To stimulate consumption, the Shanghai government last week handed out 200 million yuan in digital coupons, equivalent to around $29 million. Mr. Ma received three coupons valued at 100 yuan, or around $15. He said he spent the coupons on purchasing daily necessities and food.

Besides buying of food and household items, Chinese consumers are also spending more on self-care, pet care, outdoor activities and home improvement as sporadic lockdowns continue.

On Alibaba’s platforms, sales in fashion items and accessories took a hit between April and June, the company said. Instead, demand for products in healthcare, pet care and outdoor activities rose.

WPIC, a consulting firm operating stores for global brands across Chinese e-commerce marketplaces, said for the first six months of 2022, camping equipment sales through live streaming on Alibaba’s Tmall shot up 70% year-over-year. On Douyin, the Chinese version of TikTok, revenues from camping goods doubled, WPIC said., too, recorded a double-digit growth in consumption of fitness and wellness in the second quarter. However, demand for electronics, including mobile phones, and big-ticket home appliances, was flat. Government data show sales of home appliances, including TV sets, refrigerators and air conditioners fell 11% in the first half of this year from a year earlier. Analysts say demand for nonstaples will likely remain suppressed throughout the rest of 2022.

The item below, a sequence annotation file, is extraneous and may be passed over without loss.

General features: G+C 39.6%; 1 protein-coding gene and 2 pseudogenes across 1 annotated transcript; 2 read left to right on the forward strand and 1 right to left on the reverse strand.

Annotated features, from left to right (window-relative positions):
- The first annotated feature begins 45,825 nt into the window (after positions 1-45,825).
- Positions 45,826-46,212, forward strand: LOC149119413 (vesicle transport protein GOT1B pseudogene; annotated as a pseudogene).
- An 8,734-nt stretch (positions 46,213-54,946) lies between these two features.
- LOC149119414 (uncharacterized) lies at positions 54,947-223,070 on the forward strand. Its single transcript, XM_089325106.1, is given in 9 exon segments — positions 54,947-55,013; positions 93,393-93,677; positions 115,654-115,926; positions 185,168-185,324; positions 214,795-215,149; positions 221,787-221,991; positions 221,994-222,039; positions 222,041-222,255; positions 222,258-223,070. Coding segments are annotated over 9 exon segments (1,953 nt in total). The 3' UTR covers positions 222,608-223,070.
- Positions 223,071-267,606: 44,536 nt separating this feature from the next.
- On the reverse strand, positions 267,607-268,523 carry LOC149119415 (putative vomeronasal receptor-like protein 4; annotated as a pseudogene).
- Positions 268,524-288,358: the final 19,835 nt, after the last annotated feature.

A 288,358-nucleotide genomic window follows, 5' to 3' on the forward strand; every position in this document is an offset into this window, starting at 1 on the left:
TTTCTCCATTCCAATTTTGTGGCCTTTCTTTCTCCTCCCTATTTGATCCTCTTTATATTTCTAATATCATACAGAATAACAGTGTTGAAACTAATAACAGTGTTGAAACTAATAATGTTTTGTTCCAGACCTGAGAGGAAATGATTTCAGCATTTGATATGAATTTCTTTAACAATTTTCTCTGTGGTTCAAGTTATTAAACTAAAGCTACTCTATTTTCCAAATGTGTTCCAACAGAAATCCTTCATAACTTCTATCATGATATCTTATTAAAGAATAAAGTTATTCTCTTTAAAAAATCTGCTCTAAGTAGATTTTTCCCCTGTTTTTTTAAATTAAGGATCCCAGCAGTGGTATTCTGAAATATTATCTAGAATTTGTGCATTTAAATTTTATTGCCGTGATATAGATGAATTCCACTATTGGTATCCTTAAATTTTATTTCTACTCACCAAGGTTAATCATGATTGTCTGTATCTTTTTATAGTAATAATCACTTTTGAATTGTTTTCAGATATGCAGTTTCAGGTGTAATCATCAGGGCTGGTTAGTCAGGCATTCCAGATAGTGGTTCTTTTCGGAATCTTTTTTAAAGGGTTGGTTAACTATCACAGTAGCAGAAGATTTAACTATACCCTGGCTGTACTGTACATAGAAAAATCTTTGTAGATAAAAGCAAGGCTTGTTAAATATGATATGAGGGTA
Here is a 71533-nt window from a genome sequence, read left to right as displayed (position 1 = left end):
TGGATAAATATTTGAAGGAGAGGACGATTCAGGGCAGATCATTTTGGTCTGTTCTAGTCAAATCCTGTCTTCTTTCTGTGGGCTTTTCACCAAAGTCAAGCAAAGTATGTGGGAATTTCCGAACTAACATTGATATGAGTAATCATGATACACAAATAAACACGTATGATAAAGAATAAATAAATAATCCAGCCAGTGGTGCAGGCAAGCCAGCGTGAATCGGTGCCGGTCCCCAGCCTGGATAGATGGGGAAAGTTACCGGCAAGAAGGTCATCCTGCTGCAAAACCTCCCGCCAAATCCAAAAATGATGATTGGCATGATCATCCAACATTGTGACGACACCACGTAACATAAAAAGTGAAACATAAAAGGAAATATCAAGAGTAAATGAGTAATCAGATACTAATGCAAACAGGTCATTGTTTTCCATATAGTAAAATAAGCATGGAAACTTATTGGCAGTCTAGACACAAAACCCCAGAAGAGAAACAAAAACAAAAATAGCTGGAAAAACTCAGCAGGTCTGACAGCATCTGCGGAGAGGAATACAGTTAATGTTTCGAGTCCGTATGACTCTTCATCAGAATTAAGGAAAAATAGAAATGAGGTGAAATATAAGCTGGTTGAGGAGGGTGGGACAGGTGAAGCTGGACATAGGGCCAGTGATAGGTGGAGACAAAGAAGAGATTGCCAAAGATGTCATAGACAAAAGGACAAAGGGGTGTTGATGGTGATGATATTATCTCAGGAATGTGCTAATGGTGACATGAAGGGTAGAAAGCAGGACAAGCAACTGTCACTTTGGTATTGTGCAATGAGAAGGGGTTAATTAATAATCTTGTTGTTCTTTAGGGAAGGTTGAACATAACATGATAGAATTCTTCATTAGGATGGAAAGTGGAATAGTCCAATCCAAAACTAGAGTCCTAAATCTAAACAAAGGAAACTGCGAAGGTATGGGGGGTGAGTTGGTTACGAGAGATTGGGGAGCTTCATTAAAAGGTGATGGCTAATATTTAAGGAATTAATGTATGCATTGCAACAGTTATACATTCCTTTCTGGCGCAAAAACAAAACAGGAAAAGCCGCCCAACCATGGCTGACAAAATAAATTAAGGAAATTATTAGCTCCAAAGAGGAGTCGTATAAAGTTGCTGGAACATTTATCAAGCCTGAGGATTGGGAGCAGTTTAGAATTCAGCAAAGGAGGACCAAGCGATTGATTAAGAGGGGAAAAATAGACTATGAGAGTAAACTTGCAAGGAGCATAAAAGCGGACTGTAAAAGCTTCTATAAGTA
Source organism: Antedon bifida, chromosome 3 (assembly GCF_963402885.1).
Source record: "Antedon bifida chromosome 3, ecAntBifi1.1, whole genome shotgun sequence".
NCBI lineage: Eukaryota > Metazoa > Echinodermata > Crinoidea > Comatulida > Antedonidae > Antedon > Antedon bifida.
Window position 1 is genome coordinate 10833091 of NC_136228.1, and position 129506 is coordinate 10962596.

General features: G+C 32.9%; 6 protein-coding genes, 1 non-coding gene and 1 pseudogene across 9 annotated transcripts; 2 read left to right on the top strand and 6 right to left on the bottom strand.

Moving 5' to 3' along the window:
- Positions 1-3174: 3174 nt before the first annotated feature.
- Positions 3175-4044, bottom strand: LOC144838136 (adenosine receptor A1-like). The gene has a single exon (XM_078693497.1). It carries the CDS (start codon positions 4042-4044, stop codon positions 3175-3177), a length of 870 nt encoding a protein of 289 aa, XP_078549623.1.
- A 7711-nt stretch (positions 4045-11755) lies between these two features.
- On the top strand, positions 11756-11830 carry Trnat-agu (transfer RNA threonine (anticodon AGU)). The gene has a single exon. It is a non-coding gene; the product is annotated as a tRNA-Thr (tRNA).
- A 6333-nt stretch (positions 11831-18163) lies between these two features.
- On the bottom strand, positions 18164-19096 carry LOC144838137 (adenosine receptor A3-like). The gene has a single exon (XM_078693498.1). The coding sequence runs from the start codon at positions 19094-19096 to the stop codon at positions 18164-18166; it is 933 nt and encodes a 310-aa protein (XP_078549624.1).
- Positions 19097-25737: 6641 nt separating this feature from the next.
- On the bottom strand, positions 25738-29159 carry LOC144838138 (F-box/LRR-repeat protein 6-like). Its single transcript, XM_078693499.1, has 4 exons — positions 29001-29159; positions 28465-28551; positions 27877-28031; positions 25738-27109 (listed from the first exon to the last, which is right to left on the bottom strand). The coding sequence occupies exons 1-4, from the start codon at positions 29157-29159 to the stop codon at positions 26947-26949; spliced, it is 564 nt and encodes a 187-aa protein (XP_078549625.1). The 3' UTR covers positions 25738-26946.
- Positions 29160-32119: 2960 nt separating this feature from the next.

Fitch Ratings estimates that China’s e-commerce sales will make up 29% of total retail sales in 2022, compared with 15% in the U.S. China’s growth pace could slow when the country relaxes its Covid control policies and consumers visit bricks-and-mortar stores again, said Karl Shen, who heads China corporate research at Fitch Ratings.

Despite uncertainties in the immediate term, Chief Executive Xu Lei said that in the long run, China’s consumer market is still strong. “When coming out of the cyclical adjustments, we expect to see strong recovery momentum," Mr. Xu said in an August call with analysts.